The opinions expressed here are the author's and not those of his employer. For a full disclaimer, please click here

Saturday, December 3, 2016

Moats and Knights

One of my favorite Warren Buffett quotes is a lesser-known one. It comes from a transcribed conversation he had with University of Maryland MBA students back in 2013, where he was asked about Morningstar's work on economic moats. 

Here's part of what he said:
If you have a castle in capitalism, people are going to try to capture it. You need 2 things – a moat around the castle, and you need a knight in the castle who is trying to widen the moat around the castle. 
Buffett disciples should be well familiar with his economic moat philosophy, but this was the first time I heard him use the metaphor of a "knight" widening the moat.

It's a great concept, isn't it? But this ideal combination of moat + knight is rarer than you might think.

First, the presence of a true economic moat is by definition an infrequent occurrence in capitalism. Right off the bat, then, we can eliminate a majority - 75%-plus - of companies from moat + knight contention.

Second, let's think about what Buffett means by "widening the moat." He lays out his definition in the 2005 Berkshire letter to shareholders:
Every day, in countless ways, the competitive position of each of our businesses grows either weaker or stronger. If we are delighting customers, eliminating unnecessary costs and improving our products and services, we gain strength. But if we treat customers with indifference or tolerate bloat, our businesses will wither. On a daily basis, the effects of our actions are imperceptible; cumulatively, though, their consequences are enormous. 
When our long-term competitive position improves as a result of these almost unnoticeable actions, we describe the phenomenon as “widening the moat.” And doing that is essential if we are to have the kind of business we want a decade or two from now. We always, of course, hope to earn more money in the short-term. But when short-term and long-term conflict, widening the moat must take precedence. 
This is a tall order for any executive to achieve - delight customers, cut costs, all while investing in the business - particularly when that executive has to meet Wall Street's quarterly expectations. Focusing on short-term operational performance is one thing, but if a CEO or CFO is overly concerned about how investors might react to 90 days worth of performance, they aren't concurrently focused on widening the moat.

Unfortunately, that eliminates even more companies from moat + knight contention.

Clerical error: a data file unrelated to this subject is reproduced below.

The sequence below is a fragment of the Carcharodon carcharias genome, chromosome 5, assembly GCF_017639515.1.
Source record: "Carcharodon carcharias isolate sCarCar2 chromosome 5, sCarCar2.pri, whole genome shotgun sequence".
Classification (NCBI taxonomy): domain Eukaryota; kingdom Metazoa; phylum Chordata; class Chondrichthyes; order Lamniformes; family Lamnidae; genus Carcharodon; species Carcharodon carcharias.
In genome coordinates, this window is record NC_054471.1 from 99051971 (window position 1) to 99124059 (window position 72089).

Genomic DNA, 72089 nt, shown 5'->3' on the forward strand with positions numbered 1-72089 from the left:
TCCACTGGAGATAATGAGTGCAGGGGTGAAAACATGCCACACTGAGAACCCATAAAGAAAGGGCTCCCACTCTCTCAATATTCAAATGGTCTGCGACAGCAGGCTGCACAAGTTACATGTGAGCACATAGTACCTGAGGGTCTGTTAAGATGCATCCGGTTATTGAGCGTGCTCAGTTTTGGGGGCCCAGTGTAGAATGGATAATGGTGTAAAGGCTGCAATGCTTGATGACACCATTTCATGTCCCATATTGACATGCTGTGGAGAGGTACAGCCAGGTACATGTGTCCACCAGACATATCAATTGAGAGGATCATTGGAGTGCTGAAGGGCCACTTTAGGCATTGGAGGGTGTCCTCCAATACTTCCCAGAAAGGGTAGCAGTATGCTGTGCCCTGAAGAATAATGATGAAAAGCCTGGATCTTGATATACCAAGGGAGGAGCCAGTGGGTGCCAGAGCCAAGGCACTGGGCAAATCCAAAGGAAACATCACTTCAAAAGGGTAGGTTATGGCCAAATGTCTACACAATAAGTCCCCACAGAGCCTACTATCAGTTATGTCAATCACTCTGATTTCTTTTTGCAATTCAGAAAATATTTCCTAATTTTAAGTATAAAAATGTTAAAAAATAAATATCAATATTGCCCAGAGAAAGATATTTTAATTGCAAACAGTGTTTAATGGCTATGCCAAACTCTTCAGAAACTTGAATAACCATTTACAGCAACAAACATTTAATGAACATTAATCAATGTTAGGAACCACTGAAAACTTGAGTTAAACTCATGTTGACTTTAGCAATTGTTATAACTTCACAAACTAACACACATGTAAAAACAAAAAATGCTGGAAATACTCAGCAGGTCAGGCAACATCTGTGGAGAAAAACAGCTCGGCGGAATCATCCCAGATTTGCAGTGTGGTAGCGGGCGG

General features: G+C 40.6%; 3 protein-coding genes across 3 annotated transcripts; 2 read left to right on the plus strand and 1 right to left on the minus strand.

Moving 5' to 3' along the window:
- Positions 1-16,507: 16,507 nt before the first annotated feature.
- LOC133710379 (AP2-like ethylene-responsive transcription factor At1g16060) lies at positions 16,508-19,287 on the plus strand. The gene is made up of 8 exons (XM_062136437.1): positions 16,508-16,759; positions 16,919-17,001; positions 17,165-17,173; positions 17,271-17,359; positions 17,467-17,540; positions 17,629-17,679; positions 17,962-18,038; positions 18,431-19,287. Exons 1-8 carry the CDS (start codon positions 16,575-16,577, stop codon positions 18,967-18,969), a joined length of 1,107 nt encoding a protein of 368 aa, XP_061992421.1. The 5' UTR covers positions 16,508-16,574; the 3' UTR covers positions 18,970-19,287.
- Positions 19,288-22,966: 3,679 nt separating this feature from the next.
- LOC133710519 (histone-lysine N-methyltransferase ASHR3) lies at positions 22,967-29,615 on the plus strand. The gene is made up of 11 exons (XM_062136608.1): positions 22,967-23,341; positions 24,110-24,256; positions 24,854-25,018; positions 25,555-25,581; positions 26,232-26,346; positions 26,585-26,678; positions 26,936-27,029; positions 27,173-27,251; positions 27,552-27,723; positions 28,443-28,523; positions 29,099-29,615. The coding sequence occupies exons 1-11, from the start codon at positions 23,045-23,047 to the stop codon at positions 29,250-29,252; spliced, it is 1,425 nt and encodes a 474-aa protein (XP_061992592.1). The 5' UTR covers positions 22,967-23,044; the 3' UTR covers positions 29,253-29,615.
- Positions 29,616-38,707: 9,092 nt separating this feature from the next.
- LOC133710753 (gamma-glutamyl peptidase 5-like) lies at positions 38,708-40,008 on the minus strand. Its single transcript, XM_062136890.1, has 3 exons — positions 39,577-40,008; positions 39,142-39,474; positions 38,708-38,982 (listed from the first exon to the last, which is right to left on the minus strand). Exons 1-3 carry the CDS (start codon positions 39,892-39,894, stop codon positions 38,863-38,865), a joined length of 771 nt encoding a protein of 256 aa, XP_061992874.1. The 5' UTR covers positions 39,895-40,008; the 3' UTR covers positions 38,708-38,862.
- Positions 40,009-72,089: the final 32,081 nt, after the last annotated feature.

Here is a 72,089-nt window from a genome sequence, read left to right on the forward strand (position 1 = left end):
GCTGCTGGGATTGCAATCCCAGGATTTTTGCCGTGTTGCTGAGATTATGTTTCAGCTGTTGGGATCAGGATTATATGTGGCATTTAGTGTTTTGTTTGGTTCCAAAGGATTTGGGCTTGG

Third, management must be in it for the long haul and they must love the business. Note that in the above quote, Buffett is talking about building a stronger business decades from now. In stark contrast, there are far too many mercenary executives today with great resumes who are in their roles to maintain the status quo, collect big paychecks, get a car allowance and country club membership, and look the part. Executives with one eye on the door do not make good knights. Or squires for that matter.

One of my favorite college basketball players growing up was Xavier University's Brian Grant, who was drafted by the Sacramento Kings in 1994. I remember reading that when Grant was asked how much he wanted to be paid, he said $2.50, "enough for a Dr. Pepper and a bag of chips." The guy just wanted to play basketball at the highest level*. If you find that kind of passion in a CEO or CFO, you might have found yourself a knight.

Finally, management must have a knack for capital allocation. I've been fortunate in my career to speak with a lot of different companies and I've learned that the ones who truly "get it" regarding capital allocation are few and far between. Sure, there are plenty of teams that can keep the trains running on time (and plenty who can't!). The ones who have a clear and repeatable process, however, for reinvesting capital (internally or through M&A), returning cash to shareholders, and making their companies tougher to compete with are unusual.

So what are we left with? Maybe 5% of all companies having a moat + knight combination? It might even be lower than that. Whatever the rate may be, the key takeaways are:

  1. The moat + knight combination is a powerful one.
  2. Moats are rare.
  3. Knights are rare.
  4. Moats + knights are extremely rare. 
  5. When you think you've found a moat + knight combination trading at a reasonable price, be sure to capitalize on the opportunity.
Stay patient, stay focused.



*Despite his low first offer, Grant made $808,000 in 1994.

The opinions expressed here are the author's and not those of his employer. For a full disclaimer, please click here